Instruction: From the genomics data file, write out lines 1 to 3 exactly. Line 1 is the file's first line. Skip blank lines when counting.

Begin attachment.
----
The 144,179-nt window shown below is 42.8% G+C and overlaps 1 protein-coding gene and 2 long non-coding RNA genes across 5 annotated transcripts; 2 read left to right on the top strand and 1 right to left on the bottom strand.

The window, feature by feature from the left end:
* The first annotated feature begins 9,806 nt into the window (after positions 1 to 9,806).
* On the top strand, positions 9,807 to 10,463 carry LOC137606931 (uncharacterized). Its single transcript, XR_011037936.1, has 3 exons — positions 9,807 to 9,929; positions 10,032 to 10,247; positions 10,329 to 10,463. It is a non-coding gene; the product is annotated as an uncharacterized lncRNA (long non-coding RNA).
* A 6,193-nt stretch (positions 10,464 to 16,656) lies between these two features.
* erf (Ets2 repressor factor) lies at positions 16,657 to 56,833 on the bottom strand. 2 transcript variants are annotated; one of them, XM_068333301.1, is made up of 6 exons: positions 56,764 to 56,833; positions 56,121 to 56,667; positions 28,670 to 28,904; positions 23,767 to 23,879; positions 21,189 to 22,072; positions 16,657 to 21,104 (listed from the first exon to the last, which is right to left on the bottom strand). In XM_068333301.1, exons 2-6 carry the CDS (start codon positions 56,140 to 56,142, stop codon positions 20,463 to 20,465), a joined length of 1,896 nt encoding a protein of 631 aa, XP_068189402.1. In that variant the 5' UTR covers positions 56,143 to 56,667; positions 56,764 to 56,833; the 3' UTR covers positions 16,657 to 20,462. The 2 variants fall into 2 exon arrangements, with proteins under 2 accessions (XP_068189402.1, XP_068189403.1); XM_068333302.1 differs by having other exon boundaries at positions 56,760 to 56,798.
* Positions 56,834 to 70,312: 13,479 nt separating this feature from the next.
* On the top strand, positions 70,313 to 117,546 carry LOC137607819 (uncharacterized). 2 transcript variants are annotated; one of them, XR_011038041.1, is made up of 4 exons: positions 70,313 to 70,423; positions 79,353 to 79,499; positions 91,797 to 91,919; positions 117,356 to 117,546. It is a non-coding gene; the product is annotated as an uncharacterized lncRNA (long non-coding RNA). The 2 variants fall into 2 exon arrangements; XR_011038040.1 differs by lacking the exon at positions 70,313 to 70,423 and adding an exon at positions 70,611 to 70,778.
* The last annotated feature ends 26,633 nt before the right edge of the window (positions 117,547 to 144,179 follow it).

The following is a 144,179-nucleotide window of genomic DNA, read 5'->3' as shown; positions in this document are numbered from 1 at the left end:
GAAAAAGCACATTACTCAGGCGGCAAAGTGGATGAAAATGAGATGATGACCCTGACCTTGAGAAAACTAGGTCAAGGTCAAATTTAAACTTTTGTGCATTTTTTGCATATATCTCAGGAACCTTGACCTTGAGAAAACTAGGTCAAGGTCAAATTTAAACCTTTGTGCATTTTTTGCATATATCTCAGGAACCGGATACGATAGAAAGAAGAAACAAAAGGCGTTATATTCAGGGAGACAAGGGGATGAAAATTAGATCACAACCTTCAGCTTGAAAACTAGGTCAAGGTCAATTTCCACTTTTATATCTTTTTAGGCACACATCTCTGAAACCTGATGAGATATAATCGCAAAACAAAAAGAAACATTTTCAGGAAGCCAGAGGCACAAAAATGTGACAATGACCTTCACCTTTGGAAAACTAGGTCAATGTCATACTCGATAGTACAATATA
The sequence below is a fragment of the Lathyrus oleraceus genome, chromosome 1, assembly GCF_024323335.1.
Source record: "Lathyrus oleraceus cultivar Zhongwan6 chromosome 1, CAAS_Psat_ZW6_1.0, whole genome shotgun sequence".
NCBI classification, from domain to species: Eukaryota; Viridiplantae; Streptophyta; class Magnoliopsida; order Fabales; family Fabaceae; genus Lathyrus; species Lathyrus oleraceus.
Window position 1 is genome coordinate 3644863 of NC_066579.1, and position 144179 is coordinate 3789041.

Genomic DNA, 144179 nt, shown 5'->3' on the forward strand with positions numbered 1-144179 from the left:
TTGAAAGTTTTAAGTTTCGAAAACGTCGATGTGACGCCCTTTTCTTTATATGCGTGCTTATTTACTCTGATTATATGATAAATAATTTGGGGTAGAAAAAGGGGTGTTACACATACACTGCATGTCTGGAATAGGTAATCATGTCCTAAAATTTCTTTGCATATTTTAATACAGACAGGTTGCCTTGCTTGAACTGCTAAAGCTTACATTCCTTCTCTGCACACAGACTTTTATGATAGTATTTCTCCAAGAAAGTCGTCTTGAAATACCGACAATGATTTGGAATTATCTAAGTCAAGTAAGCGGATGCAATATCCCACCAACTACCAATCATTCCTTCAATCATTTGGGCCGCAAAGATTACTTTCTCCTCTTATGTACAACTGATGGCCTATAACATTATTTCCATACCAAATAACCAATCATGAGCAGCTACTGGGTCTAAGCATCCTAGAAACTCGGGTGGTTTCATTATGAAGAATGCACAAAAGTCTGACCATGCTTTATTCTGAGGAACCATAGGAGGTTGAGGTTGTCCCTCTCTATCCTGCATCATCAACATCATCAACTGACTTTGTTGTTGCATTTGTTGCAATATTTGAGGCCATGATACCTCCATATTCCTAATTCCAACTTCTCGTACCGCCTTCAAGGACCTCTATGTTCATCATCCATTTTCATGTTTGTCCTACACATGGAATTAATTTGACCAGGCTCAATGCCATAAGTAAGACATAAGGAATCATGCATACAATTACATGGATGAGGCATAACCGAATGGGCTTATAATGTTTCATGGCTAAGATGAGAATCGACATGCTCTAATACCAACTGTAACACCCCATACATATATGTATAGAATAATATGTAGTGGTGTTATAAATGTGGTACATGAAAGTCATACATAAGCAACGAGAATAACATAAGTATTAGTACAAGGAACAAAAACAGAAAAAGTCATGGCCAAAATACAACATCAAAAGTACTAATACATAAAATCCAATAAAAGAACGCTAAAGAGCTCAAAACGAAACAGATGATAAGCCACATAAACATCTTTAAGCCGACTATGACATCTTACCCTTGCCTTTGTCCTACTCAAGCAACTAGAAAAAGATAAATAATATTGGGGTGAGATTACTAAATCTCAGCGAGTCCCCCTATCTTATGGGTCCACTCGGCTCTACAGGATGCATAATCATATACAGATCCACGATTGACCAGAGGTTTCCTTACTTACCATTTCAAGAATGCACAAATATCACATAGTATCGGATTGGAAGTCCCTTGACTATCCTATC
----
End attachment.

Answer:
The 144,179-nt window shown below is 42.8% G+C and overlaps 1 protein-coding gene and 2 long non-coding RNA genes across 5 annotated transcripts; 2 read left to right on the top strand and 1 right to left on the bottom strand.

The window, feature by feature from the left end:
* The first annotated feature begins 9,806 nt into the window (after positions 1 to 9,806).